Close button
The Guardian
Email YouTube Facebook Instagram Twitter WhatsApp

Government restates commitment to Ogoni clean-up, development of Niger Delta


Pregnant woman searching for water in Ogoniland

The Federal Government has pledged commitment to thorough clean up of Ogoniland, and development of the Niger Delta region.

Special Adviser to the Vice President on Niger Delta, Inyamu Edobor, disclosed this at a one-day High Level Advocacy Workshop on the Cleanup of the Niger Delta, organised by the African Centre for Leadership, Strategy & Development, (Centre LSD) yesterday in Abuja.

He said: “As we speak, we have $1 billion in place by the different International Oil Companies (IOCs) and we have not spent $50 million out of that money yet. That is why we are in phases, and if you read the report on the Ogoni clean up, it would take 30 years to complete.”


He said this administration in 2016 started the ogoni cleanup and since then, a lot have being going on in line with the UNEP report.

He said there have been a lot of social engagements and programmes in the community, while some studies have been carried out to find out the extent of contamination.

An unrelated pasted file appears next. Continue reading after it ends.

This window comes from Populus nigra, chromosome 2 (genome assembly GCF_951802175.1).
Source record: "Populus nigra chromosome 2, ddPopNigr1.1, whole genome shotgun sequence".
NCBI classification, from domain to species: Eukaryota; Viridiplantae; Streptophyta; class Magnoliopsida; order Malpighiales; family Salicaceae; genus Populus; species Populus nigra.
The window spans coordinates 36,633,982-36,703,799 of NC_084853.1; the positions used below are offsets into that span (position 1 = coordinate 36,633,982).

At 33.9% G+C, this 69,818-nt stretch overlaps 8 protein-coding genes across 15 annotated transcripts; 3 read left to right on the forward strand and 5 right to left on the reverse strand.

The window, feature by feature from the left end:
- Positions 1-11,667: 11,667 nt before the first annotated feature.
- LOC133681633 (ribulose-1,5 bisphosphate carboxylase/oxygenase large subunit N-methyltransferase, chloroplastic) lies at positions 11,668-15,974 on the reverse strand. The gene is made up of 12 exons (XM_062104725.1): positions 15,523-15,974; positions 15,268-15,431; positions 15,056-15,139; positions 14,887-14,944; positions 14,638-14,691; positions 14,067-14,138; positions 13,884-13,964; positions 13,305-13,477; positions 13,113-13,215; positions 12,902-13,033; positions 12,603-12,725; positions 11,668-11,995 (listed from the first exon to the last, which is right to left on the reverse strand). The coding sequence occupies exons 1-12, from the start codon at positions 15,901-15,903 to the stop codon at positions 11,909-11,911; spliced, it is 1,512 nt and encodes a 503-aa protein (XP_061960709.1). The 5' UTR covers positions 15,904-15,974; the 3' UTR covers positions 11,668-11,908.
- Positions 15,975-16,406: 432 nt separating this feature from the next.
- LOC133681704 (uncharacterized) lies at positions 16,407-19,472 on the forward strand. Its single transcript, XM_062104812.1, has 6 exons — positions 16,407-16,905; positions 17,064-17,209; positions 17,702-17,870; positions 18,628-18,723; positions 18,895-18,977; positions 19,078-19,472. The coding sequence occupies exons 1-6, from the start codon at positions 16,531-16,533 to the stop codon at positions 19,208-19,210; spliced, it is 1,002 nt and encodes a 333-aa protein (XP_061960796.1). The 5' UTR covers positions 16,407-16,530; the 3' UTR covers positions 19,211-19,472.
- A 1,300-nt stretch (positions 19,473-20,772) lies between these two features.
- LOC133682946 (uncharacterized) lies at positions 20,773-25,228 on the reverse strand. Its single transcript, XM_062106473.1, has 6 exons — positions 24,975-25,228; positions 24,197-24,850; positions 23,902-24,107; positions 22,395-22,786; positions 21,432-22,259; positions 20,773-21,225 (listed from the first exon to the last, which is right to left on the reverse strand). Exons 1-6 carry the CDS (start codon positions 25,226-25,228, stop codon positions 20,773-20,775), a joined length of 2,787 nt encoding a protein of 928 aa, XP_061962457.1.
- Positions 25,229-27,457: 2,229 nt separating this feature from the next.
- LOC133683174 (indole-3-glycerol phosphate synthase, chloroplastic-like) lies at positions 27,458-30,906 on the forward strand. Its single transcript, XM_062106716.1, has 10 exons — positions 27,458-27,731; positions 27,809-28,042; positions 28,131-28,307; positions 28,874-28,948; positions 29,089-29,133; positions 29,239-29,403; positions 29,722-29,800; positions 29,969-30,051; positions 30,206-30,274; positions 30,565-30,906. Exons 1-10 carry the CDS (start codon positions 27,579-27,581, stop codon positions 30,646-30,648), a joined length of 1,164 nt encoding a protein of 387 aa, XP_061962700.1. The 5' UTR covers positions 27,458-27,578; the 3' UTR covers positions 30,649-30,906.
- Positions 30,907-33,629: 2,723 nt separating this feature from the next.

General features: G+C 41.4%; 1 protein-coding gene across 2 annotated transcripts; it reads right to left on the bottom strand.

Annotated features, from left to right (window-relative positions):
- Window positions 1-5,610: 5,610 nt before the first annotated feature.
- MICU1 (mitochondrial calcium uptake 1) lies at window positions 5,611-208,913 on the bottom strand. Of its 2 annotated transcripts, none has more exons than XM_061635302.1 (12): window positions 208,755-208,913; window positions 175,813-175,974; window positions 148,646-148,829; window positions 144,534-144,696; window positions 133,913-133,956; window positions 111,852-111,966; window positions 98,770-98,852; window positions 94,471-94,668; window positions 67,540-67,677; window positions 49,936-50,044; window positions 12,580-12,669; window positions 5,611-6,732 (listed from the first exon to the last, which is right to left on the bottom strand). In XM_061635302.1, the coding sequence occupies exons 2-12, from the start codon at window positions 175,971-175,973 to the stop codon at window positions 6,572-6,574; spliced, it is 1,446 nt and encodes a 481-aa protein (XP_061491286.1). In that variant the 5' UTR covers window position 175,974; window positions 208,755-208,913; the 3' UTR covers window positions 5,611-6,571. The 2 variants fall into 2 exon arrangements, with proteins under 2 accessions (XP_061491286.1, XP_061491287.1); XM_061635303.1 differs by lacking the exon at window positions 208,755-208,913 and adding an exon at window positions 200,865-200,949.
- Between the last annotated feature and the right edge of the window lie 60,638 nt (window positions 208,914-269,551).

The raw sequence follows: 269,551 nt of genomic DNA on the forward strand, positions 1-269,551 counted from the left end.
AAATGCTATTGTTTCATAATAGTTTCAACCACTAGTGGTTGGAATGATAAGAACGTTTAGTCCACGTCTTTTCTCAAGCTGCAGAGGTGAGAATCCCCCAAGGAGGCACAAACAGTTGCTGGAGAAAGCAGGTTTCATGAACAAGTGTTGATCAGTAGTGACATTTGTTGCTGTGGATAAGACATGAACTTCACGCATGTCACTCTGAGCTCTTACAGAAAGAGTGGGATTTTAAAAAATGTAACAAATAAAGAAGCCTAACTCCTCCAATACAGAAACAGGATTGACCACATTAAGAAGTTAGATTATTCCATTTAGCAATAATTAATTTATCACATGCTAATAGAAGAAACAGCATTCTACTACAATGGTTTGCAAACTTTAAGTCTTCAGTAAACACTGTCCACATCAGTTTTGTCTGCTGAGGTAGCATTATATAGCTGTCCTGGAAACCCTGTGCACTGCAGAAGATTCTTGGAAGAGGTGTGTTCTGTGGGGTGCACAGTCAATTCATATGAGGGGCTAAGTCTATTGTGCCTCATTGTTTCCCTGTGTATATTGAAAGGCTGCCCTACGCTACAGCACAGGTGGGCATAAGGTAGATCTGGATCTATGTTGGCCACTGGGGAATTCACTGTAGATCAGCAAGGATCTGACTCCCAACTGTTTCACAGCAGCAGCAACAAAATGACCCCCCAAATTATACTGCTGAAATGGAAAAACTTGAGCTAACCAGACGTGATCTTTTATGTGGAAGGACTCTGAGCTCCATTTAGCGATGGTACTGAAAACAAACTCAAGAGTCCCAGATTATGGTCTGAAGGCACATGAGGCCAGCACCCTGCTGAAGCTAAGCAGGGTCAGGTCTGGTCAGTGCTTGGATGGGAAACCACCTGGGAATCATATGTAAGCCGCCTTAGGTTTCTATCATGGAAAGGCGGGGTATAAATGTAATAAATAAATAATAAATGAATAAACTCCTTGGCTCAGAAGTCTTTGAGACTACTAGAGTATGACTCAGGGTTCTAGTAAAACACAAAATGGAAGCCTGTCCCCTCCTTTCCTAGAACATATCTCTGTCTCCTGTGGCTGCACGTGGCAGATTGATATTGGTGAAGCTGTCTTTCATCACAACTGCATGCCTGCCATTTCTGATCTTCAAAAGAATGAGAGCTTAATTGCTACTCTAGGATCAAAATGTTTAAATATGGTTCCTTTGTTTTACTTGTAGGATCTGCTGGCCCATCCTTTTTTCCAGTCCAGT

Edobor said about 21 companies have been awarded contracts to carry out the cleanup, adding that there would be subsequent award of contracts to interested companies.

“This exercise has not been done anywhere. It is an ongoing process and I am sure it can only get better. With subsequent award, I am sure we are going to get more qualified people. One of the things we tried to do from the office of the vice president is to constantly put stakeholders under pressure.

“No one is going to take the region for granted. The new vision for the Niger Delta is designed to bring development to the region, rather than, as obtained in the past, where some leaders were called and given money.

Edobor explained that this vision is to impact the region and gains have been made from the new vision.

Today, we have the Maritime University, which is fully operational and we also have the four modular refineries, which are located in Imo, Akwa Ibom, Delta and Rivers, with about 60-90 per cent completion.

Director General of the National Oil Spill Detection and Response Agency, Mr. Peter Idabor, said the Niger Delta region has been negatively impacted and a comprehensive clean up of the region is compulsory.

Represented by an official in the agency, Oluyinka Okunubi, the DG said the region has one of the largest mangrove forests in Africa and is the most impacted in the world.

Receive News Alerts on Whatsapp: +2348136370421

No comments yet